A 21-item questionnaire designed to measure quality of life for heart failure patients became the second medical device development tool (MDDT) to receive US Food and Drug Administration (FDA) qualification.
Companies and study sponsors can use the University of Minnesota’s (UMN) MDDT—the Minnesota Living with Heart Failure Questionnaire (MLHFQ)—as an aid in the development of a device and evaluating the effectiveness of its intended use.
MLHFQ was created in 1985 at a time when there was a gap between tools that help determine whether symptoms were being relieved and measuring quality of life, Carol Grutkoski, technology marketing manager at UMN, told Focus
. Today, the newly qualified MDDT has been licensed “over 2000 times, with about 120 licenses to companies for clinical trials,” Grutkoski said.
The tool is intended for patients to self-report common factors that influence quality of life, such as shortness of breath, using a 0 to 5 scale to calculate the results that can be compared over time, with the recommended time being once every four weeks throughout the duration of a study.
“The fact that the score goes down indicates that [a patient’s] quality of life is going up,” Grutkoski said.
As part of ongoing efforts to reduce regulatory burden on both industry and agency review staff, FDA launched the voluntary MDDT program as a pilot in 2013.
In October 2017, the 23-item Kansas City Cardiomyopathy Questionnaire (KCCQ)
from the Mid-America Heart Institute, became the first FDA-qualified tool under the program for measuring health outcomes among patients with congestive heart failure.
Qualification of a MDDT tool “means that FDA review staff can rely on it without having to reconfirm that the tool is suitable for measuring response for the intended use, saving time and money,” FDA Center for Devices and Radiological Health (CDRH) Director Jeff Shuren, previously said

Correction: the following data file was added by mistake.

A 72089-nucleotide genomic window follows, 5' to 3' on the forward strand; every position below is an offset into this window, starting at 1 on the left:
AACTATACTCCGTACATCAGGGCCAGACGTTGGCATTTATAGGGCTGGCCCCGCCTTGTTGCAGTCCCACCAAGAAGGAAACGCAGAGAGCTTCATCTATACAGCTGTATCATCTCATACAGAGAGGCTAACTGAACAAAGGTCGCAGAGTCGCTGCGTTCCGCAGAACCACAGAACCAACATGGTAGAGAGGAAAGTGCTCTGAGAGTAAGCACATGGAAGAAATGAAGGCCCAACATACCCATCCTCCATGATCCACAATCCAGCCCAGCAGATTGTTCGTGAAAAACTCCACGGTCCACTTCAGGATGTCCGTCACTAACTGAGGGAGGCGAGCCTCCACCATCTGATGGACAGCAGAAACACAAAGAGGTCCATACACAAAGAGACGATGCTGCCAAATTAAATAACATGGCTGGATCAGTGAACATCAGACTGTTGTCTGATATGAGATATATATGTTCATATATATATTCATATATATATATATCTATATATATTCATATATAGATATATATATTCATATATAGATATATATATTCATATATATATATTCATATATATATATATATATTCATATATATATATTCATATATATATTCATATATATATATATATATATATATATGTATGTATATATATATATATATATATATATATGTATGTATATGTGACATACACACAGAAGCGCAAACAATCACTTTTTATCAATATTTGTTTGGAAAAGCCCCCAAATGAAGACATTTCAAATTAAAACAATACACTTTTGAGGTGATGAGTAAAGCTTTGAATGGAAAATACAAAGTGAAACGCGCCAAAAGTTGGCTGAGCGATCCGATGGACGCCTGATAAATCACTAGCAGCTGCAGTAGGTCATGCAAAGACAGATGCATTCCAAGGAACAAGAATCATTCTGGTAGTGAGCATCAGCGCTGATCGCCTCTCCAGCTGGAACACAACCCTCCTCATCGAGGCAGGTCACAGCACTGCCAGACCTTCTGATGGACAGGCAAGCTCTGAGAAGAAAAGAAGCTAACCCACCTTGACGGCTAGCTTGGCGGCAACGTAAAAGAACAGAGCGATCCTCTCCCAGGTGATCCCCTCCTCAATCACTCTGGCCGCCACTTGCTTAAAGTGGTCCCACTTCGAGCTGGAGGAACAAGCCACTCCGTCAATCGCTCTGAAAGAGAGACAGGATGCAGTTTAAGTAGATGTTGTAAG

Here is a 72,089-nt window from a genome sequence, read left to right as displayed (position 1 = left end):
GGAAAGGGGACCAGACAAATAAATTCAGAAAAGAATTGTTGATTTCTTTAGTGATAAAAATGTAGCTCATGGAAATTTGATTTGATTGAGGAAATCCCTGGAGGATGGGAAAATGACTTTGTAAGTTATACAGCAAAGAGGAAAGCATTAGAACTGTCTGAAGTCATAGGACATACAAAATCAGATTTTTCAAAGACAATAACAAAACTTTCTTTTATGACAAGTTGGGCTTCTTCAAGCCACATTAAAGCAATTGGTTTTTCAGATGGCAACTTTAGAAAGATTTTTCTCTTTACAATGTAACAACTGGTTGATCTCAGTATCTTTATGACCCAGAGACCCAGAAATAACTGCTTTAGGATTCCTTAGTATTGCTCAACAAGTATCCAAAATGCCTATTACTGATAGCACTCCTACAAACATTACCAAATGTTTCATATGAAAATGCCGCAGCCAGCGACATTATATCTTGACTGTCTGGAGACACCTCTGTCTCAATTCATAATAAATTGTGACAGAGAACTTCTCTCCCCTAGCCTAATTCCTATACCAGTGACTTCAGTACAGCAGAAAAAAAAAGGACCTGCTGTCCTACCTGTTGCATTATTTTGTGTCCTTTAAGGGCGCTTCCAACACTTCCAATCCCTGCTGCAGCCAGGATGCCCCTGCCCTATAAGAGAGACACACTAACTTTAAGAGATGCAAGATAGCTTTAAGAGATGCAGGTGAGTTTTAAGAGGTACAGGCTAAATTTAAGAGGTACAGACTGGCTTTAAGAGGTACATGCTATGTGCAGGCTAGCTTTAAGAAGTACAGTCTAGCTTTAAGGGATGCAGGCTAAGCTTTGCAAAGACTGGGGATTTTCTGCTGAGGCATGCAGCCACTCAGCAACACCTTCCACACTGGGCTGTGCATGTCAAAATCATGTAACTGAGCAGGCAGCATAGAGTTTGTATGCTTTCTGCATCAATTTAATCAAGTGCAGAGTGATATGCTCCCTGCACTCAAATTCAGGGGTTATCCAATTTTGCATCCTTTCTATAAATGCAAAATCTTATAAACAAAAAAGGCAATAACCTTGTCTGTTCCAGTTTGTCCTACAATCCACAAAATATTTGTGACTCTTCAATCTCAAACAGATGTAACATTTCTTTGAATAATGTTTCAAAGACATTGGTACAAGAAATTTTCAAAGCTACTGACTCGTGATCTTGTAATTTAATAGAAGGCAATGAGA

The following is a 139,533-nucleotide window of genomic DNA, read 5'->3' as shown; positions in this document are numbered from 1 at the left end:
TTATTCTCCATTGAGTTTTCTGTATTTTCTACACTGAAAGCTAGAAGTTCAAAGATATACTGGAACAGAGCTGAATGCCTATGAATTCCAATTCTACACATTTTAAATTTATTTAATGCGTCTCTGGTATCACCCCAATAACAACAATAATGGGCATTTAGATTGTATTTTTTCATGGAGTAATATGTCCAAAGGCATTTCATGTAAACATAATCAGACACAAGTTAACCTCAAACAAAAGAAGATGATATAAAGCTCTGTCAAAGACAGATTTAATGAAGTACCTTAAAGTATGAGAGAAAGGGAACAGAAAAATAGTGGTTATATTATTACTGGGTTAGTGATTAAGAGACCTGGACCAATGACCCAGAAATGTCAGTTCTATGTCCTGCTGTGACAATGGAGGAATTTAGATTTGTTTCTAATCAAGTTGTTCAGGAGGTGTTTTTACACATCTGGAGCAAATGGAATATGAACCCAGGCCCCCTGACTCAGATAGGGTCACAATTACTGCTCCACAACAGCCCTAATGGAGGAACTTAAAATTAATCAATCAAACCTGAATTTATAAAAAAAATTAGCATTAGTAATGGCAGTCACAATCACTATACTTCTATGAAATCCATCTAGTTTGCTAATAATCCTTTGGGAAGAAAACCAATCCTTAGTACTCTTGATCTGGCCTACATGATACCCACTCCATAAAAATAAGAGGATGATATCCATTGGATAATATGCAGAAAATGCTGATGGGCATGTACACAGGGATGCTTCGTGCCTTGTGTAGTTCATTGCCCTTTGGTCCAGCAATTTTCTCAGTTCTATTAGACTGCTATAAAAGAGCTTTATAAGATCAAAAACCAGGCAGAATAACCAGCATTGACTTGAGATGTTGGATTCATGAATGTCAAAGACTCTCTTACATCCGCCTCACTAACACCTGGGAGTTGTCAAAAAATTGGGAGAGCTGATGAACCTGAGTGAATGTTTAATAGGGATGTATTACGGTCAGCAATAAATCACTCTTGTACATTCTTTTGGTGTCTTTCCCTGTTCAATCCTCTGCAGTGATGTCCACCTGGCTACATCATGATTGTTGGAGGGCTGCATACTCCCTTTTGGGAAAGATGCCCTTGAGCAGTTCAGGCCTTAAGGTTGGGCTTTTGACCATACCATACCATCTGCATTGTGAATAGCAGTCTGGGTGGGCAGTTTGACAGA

“MDDTs qualified by FDA can be used in clinical trials by the medical device industry to support both device submissions and post-approval studies,” Shuren added. The MDDT program also “offers developers increased opportunities to discuss early concepts of tool development, foster collaboration, and increase the potential that tools will be used and adopted.”
From device companies and developers to researchers and care providers, anyone can submit a fee-free application to propose a tool for qualification under the MDDT program. It consists of four phases—two of which are optional—and all tools fall under one of three categories—clinical outcome assessment, biomarker test or nonclinical assessment model.
FDA guidance—drafted in 2013—on the MDDT program was finalized in August 2017
, with further clarifications on the three categories.
In March, Suzanne Schwartz, CDRH associate director for science and strategic partnerships, indicated
FDA intends to push for a greater number of MDDT tools in the near future with different use cases.